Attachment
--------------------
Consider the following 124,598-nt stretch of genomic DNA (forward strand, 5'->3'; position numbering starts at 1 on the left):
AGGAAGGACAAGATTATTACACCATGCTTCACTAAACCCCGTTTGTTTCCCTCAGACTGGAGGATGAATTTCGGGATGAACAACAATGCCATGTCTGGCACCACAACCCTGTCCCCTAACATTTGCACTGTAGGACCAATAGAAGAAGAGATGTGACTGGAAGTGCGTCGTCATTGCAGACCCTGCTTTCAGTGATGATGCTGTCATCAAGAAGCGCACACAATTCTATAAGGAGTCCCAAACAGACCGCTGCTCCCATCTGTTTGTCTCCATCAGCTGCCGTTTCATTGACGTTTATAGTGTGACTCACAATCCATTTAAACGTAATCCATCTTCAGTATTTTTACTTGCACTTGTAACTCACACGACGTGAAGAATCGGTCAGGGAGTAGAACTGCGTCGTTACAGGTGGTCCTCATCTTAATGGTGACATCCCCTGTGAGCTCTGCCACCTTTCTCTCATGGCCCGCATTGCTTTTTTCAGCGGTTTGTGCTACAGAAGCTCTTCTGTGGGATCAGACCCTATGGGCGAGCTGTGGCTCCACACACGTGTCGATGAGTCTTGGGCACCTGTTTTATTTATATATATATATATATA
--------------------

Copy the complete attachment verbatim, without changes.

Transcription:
Consider the following 124,598-nt stretch of genomic DNA (forward strand, 5'->3'; position numbering starts at 1 on the left):
AGGAAGGACAAGATTATTACACCATGCTTCACTAAACCCCGTTTGTTTCCCTCAGACTGGAGGATGAATTTCGGGATGAACAACAATGCCATGTCTGGCACCACAACCCTGTCCCCTAACATTTGCACTGTAGGACCAATAGAAGAAGAGATGTGACTGGAAGTGCGTCGTCATTGCAGACCCTGCTTTCAGTGATGATGCTGTCATCAAGAAGCGCACACAATTCTATAAGGAGTCCCAAACAGACCGCTGCTCCCATCTGTTTGTCTCCATCAGCTGCCGTTTCATTGACGTTTATAGTGTGACTCACAATCCATTTAAACGTAATCCATCTTCAGTATTTTTACTTGCACTTGTAACTCACACGACGTGAAGAATCGGTCAGGGAGTAGAACTGCGTCGTTACAGGTGGTCCTCATCTTAATGGTGACATCCCCTGTGAGCTCTGCCACCTTTCTCTCATGGCCCGCATTGCTTTTTTCAGCGGTTTGTGCTACAGAAGCTCTTCTGTGGGATCAGACCCTATGGGCGAGCTGTGGCTCCACACACGTGTCGATGAGTCTTGGGCACCTGTTTTATTTATATATATATATATATA